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Why do Americans waste so much food?Why do Americans waste so much food?

Most people feel guilty about discarding food but say it would be hard to stop.

July 21, 2016

4 Min Read
Why do Americans waste so much food?

Even though American consumers throw away about 80 billion lb. of food a year, only about half are aware that food waste is a problem. What's more, researchers have found that most people perceive benefits to throwing away food, some of which have limited basis in fact.

A study just published in PLOS ONE is only the second peer-reviewed, large-scale consumer survey about food waste and is the first in the U.S. to identify patterns in how Americans form attitudes on food waste, according to a news release from The Ohio State University.

The results provide the data required to develop targeted efforts to reduce the amount of food U.S. consumers toss into the garbage each year, said study co-author Brian Roe, McCormick professor of agricultural marketing and policy at Ohio State.

The researchers developed a national survey to identify Americans' awareness of and attitudes regarding food waste. In July 2015, it was administered to 500 people representative of the U.S. population.

The study found that 53% of respondents said they were aware that food waste is a problem. This is about 10% higher than a Johns Hopkins study published last year, Roe said, which indicates that awareness of the problem could be growing, “but it's still amazingly low. If we can increase awareness of the problem, consumers are more likely to increase purposeful action to reduce food waste. You don't change your behavior if you don't realize there's a problem in the first place.”

Among other findings, the study identified general patterns that play a role in people's attitudes regarding household food waste.

“Generally, we found that people consider three things regarding food waste,” said doctoral student Danyi Qi, who co-authored the study. “They perceive there are practical benefits, such as a reduced risk of foodborne illness, but at the same time, they feel guilty about wasting food. They also know that their behaviors and how they manage their household influences how much food they waste.”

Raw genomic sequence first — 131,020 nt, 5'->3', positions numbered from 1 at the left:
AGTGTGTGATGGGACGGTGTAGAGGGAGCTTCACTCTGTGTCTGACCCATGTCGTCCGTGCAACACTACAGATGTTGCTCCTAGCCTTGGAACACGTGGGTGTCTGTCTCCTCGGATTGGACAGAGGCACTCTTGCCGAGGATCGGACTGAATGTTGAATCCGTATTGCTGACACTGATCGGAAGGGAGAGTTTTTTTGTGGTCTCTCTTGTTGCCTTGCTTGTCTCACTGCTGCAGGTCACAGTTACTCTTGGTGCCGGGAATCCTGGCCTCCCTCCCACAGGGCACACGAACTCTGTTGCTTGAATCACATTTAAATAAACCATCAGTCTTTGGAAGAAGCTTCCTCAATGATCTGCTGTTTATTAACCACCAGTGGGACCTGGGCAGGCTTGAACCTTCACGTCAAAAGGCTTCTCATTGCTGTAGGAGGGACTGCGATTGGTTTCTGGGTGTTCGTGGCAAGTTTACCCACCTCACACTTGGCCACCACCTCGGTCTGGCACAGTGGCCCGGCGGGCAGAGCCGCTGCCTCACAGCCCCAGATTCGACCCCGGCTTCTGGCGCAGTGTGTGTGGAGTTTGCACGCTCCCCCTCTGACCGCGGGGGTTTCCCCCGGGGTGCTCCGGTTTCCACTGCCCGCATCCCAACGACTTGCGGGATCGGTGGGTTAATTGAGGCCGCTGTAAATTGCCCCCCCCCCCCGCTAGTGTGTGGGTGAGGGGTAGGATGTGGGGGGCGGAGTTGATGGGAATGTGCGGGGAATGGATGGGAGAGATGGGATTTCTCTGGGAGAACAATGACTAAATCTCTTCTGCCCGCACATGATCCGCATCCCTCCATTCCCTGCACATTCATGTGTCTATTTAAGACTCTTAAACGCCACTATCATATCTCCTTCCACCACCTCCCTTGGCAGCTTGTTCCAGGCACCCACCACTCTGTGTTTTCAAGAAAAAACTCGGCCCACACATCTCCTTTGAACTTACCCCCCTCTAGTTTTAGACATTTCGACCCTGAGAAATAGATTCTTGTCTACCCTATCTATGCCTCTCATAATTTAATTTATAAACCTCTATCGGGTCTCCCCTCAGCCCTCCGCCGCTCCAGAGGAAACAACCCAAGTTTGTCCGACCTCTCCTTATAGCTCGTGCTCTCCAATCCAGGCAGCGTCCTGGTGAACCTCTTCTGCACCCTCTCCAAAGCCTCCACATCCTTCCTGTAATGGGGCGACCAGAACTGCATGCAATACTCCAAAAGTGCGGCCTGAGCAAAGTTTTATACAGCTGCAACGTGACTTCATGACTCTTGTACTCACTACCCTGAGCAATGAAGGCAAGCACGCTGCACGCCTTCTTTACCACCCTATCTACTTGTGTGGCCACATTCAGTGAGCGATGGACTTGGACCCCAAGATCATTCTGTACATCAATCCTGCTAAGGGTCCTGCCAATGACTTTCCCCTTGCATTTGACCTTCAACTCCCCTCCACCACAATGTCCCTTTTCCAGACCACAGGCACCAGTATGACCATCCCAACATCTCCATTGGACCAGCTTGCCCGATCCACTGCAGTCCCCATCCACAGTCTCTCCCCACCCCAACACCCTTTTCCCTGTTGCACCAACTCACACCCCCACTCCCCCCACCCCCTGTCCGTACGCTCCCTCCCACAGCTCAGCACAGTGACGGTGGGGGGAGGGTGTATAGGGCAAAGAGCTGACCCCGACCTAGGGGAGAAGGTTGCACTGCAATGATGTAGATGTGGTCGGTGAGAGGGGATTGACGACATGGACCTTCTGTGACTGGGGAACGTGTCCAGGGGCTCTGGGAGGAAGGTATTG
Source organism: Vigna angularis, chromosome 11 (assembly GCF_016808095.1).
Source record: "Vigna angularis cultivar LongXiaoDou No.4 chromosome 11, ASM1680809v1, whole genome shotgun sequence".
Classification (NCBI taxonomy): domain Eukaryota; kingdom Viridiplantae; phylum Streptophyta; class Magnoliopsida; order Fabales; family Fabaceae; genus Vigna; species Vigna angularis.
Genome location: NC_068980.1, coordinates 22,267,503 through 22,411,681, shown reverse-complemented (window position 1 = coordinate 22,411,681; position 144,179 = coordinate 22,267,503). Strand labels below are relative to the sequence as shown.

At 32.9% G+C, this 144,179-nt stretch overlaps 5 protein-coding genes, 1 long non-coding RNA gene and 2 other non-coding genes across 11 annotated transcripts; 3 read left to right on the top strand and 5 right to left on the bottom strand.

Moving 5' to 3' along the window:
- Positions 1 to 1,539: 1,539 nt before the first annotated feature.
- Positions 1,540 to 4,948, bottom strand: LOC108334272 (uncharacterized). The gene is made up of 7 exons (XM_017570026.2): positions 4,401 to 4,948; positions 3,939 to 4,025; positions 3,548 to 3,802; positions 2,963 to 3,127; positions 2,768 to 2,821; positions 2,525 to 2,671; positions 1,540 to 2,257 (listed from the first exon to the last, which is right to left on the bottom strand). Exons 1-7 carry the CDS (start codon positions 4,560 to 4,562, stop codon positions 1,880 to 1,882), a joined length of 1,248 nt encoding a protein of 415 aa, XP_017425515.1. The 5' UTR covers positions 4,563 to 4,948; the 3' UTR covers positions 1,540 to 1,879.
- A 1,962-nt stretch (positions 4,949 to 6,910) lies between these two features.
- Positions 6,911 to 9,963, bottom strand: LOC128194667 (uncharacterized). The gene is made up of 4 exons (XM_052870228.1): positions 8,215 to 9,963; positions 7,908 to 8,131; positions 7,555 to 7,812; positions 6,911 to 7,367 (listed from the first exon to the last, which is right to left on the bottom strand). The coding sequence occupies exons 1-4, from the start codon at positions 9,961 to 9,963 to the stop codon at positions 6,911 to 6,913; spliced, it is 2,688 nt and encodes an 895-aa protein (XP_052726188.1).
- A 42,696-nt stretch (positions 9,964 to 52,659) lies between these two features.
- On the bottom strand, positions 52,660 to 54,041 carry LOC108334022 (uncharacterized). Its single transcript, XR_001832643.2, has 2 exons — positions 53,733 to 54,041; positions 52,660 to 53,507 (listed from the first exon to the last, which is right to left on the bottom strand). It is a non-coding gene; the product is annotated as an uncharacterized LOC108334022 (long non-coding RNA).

In particular, the survey revealed patterns in how Americans think about food waste:

Perceived benefits — 68% of respondents believe that throwing away food after the package date has passed reduces the chance of foodborne illness, and 59% believe some food waste is necessary to be sure meals are fresh and flavorful.

Feelings of guilt — 77% feel a general sense of guilt when throwing away food. At the same time, only 58% indicated understanding that throwing away food is bad for the environment, and only 42% believe wasted food is a major source of wasted money.

Control — 51% said they believe it would be difficult to reduce household food waste, and 42% say they don't have enough time to worry about it. Still, 53% admit they waste more food when they buy in bulk or purchase large quantities during sales. At the same time, 87% think they waste less food than similar households.

In studying these patterns, the researchers said they see several areas in which to focus educational and policy efforts.

“First, we can do things to chip away at the perceived benefits of wasting food,” Qi said. “Our study shows that many people feel they derive some type of benefit by throwing food away, but many of those benefits are not real.”

For example, removing “sell by” and “use by” dates from food packages could significantly reduce the amount of good food that is trashed, the researchers said.

“Only in rare circumstances is that date about food safety, but people are confused about the array of dates on food packages,” Roe said. Recent efforts to create uniform national standards for such labels have received bipartisan support.

In addition, the researchers see an opportunity to help consumers understand the negative environmental impacts of food waste.

Food waste is the largest source of municipal solid waste in the U.S. and the most destructive type of household waste in terms of greenhouse gas emissions, the researchers reported.

“Helping people become more aware of that wouldn't be a silver bullet, but it could sway 5-10% of people who are generally willing to change their behaviors to improve the environment but who have never put two and two together about the damaging impacts of food waste,” Roe said.

Finally, the researchers believe better data on measuring household waste could lead to improvements.

“Basically, right now, everybody thinks they are doing as good as or better than everybody else; it's somebody else that's creating food waste,” Roe said.

To combat that problem, Roe, Qi and other members of Roe's research group are developing a smartphone app to better measure household food waste. Roe is seeking federal grants and private support to fund the project — a collaboration with the Pennington Biomedical Research Center at Louisiana State University. The Louisiana group developed the SmartIntake app several years ago to help participants in food intake studies report what they eat more accurately.

Funding for the study came from the McCormick Program in Agricultural Marketing & Policy, housed in Ohio State's department of agricultural, environmental and development economics.

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